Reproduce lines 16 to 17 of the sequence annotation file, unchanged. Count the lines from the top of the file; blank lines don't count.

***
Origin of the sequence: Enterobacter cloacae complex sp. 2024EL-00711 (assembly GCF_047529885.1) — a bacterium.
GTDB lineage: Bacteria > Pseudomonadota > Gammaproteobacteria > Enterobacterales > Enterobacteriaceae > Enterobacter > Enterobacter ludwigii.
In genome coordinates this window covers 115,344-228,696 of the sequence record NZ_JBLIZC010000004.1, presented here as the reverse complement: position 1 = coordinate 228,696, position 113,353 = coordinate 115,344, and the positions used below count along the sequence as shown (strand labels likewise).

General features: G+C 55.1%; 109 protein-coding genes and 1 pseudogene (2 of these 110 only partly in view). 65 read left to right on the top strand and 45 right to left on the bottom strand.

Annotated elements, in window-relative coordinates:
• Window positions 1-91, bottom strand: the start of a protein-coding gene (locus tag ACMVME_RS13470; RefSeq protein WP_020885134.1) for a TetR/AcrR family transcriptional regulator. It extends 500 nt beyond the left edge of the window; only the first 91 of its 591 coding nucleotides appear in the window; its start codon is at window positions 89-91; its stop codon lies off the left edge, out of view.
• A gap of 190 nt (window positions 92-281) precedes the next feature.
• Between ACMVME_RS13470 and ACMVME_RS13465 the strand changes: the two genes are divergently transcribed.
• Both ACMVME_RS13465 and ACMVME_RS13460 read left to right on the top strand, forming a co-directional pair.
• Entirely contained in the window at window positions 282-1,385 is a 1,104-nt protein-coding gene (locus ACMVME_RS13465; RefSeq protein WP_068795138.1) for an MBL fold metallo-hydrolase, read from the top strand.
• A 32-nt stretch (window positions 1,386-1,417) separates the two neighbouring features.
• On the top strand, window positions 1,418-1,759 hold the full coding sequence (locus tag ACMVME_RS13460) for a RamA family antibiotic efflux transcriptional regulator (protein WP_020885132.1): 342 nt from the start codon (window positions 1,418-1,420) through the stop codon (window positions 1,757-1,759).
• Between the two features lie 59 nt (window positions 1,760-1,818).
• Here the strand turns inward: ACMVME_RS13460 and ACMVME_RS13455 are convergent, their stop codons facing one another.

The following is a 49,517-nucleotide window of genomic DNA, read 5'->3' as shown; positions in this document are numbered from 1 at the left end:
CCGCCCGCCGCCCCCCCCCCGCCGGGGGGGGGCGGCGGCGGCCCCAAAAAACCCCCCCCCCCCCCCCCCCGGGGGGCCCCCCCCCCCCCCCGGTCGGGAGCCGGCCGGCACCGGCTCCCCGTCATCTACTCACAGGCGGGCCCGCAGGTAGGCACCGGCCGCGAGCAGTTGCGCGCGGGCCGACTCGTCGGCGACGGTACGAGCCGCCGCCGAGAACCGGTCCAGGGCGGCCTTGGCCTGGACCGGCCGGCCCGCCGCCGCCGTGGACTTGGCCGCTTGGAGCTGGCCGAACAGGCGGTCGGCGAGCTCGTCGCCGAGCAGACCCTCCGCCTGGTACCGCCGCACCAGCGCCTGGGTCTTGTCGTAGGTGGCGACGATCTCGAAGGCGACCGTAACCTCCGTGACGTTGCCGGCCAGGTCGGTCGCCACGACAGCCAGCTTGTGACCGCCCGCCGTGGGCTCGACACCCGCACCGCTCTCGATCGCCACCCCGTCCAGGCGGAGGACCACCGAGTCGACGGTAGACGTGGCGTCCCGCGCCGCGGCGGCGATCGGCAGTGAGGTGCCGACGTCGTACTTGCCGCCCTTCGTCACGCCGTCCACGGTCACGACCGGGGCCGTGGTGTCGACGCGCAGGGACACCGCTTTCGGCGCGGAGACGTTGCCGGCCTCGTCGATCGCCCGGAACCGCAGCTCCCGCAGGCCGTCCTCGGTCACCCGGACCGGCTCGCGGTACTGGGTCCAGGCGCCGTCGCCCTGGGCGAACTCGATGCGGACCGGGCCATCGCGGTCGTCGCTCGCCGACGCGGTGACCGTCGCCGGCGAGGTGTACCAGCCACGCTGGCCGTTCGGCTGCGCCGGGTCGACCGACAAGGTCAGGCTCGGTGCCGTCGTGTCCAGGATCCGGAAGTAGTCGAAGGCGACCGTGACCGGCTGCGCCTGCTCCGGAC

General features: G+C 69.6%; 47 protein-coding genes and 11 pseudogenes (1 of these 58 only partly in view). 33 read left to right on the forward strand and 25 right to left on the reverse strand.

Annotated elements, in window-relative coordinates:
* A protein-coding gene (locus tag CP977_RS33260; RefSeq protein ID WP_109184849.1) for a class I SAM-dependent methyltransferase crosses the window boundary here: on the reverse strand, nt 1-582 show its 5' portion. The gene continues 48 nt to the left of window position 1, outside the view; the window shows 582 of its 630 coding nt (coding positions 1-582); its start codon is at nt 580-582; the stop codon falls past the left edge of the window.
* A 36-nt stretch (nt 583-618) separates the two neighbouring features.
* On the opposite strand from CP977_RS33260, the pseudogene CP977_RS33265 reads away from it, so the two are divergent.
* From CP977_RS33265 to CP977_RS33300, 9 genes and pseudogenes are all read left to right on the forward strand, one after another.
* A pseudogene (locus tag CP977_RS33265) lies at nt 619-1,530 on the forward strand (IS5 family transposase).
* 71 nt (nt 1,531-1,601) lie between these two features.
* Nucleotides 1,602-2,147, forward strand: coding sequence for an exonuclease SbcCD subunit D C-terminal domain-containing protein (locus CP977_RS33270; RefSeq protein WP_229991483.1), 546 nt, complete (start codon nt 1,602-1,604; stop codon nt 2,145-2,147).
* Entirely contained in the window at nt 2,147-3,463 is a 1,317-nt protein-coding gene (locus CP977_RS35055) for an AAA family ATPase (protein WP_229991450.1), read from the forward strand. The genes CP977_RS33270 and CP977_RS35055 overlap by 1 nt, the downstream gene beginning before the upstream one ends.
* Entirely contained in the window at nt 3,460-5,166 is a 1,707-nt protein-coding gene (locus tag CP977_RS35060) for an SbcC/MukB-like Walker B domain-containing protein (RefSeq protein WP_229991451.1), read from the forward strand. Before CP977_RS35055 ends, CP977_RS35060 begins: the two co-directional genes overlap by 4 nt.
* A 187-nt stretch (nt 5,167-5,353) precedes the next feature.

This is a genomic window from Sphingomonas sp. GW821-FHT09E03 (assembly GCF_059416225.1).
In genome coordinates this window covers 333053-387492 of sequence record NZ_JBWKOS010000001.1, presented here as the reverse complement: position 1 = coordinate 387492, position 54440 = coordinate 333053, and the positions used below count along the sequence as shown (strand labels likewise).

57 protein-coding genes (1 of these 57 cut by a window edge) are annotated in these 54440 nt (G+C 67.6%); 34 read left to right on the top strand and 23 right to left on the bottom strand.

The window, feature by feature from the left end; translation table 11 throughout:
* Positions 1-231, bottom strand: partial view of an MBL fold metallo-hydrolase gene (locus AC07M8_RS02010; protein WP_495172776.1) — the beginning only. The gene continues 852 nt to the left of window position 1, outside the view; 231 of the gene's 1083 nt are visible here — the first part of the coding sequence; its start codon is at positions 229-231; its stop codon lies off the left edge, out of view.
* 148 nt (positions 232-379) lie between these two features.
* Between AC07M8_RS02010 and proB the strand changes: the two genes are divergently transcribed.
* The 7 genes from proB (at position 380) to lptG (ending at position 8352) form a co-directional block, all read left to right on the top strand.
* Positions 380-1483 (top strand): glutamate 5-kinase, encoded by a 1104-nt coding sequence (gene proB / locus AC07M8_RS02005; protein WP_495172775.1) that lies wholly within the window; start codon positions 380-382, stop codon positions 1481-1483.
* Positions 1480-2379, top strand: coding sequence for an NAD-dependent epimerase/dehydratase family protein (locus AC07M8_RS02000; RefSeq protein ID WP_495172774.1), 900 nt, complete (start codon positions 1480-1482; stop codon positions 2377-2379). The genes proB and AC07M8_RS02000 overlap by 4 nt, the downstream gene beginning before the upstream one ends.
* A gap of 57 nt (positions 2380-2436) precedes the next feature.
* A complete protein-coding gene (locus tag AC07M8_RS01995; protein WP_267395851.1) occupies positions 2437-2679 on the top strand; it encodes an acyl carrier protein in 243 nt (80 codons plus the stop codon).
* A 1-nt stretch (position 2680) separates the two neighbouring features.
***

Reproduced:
CCGCCCGCCGCCCCCCCCCCGCCGGGGGGGGGCGGCGGCGGCCCCAAAAAACCCCCCCCCCCCCCCCCCCGGGGGGCCCCCCCCCCCCCCCGGTCGGGAGCCGGCCGGCACCGGCTCCCCGTCATCTACTCACAGGCGGGCCCGCAGGTAGGCACCGGCCGCGAGCAGTTGCGCGCGGGCCGACTCGTCGGCGACGGTACGAGCCGCCGCCGAGAACCGGTCCAGGGCGGCCTTGGCCTGGACCGGCCGGCCCGCCGCCGCCGTGGACTTGGCCGCTTGGAGCTGGCCGAACAGGCGGTCGGCGAGCTCGTCGCCGAGCAGACCCTCCGCCTGGTACCGCCGCACCAGCGCCTGGGTCTTGTCGTAGGTGGCGACGATCTCGAAGGCGACCGTAACCTCCGTGACGTTGCCGGCCAGGTCGGTCGCCACGACAGCCAGCTTGTGACCGCCCGCCGTGGGCTCGACACCCGCACCGCTCTCGATCGCCACCCCGTCCAGGCGGAGGACCACCGAGTCGACGGTAGACGTGGCGTCCCGCGCCGCGGCGGCGATCGGCAGTGAGGTGCCGACGTCGTACTTGCCGCCCTTCGTCACGCCGTCCACGGTCACGACCGGGGCCGTGGTGTCGACGCGCAGGGACACCGCTTTCGGCGCGGAGACGTTGCCGGCCTCGTCGATCGCCCGGAACCGCAGCTCCCGCAGGCCGTCCTCGGTCACCCGGACCGGCTCGCGGTACTGGGTCCAGGCGCCGTCGCCCTGGGCGAACTCGATGCGGACCGGGCCATCGCGGTCGTCGCTCGCCGACGCGGTGACCGTCGCCGGCGAGGTGTACCAGCCACGCTGGCCGTTCGGCTGCGCCGGGTCGACCGACAAGGTCAGGCTCGGTGCCGTCGTGTCCAGGATCCGGAAGTAGTCGAAGGCGACCGTGACCGGCTGCGCCTGCTCCGGAC

General features: G+C 69.6%; 47 protein-coding genes and 11 pseudogenes (1 of these 58 only partly in view). 33 read left to right on the forward strand and 25 right to left on the reverse strand.